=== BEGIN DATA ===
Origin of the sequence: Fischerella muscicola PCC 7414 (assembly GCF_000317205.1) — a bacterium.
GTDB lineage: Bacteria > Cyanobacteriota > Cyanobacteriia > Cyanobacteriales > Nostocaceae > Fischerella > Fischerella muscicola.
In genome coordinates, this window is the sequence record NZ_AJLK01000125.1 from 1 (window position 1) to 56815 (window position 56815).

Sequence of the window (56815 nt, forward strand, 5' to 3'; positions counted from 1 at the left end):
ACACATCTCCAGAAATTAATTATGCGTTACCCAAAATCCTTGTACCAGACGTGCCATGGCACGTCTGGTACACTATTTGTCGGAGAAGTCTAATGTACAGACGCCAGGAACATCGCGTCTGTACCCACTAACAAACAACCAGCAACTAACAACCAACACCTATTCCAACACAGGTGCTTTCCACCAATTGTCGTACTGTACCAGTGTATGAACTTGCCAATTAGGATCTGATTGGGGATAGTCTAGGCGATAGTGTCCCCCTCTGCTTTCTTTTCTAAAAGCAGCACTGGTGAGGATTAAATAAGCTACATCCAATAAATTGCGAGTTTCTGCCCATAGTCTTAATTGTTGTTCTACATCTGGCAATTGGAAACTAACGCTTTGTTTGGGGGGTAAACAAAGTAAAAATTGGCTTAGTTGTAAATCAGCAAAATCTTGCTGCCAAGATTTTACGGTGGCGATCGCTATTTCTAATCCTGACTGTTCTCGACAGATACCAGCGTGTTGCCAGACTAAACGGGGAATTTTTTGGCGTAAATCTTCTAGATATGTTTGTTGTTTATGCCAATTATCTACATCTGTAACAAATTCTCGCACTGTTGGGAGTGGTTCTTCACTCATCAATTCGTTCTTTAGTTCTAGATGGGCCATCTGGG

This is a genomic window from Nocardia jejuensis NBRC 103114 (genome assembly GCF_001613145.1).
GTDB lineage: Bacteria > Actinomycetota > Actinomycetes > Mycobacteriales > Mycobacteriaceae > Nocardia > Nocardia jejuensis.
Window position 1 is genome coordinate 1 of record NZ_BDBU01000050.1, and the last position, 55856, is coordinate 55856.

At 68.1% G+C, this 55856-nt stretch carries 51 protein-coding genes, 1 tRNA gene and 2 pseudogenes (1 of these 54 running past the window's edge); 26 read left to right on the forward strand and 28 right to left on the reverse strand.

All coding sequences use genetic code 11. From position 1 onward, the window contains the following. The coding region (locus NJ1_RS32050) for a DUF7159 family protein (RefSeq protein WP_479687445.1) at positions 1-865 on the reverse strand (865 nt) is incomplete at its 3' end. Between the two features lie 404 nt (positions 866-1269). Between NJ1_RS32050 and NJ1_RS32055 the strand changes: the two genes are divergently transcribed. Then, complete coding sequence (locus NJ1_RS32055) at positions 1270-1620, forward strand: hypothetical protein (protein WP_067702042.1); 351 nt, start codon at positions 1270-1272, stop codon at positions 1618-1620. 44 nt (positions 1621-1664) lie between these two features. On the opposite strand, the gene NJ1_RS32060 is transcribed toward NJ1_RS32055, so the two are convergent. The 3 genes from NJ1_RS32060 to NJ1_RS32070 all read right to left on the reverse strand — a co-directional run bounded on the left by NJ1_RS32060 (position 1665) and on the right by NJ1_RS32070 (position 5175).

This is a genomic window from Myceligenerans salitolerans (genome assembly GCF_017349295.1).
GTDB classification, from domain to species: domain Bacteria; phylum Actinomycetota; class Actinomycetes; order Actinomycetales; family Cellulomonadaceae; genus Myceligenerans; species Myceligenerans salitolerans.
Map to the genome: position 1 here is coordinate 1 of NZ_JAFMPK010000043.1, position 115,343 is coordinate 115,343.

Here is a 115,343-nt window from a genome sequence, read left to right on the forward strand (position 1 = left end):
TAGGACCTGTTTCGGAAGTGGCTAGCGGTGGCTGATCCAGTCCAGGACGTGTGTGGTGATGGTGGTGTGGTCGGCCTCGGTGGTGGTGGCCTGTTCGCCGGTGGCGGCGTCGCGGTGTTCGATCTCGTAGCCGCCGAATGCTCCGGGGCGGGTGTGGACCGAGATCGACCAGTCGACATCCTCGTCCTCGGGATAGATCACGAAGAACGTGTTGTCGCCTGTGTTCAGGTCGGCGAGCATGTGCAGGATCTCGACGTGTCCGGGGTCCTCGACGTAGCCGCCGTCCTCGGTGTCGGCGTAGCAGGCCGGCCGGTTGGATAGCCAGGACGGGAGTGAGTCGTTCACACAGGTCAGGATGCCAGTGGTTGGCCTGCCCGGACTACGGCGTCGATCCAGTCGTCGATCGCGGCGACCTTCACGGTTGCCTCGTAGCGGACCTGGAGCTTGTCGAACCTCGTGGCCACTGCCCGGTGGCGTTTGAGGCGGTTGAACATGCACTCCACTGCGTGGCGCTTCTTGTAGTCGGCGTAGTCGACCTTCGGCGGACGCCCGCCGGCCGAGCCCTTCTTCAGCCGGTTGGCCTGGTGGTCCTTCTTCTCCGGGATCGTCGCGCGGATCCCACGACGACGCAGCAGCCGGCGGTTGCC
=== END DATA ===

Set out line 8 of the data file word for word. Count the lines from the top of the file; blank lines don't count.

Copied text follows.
Window position 1 is genome coordinate 1 of record NZ_BDBU01000050.1, and the last position, 55856, is coordinate 55856.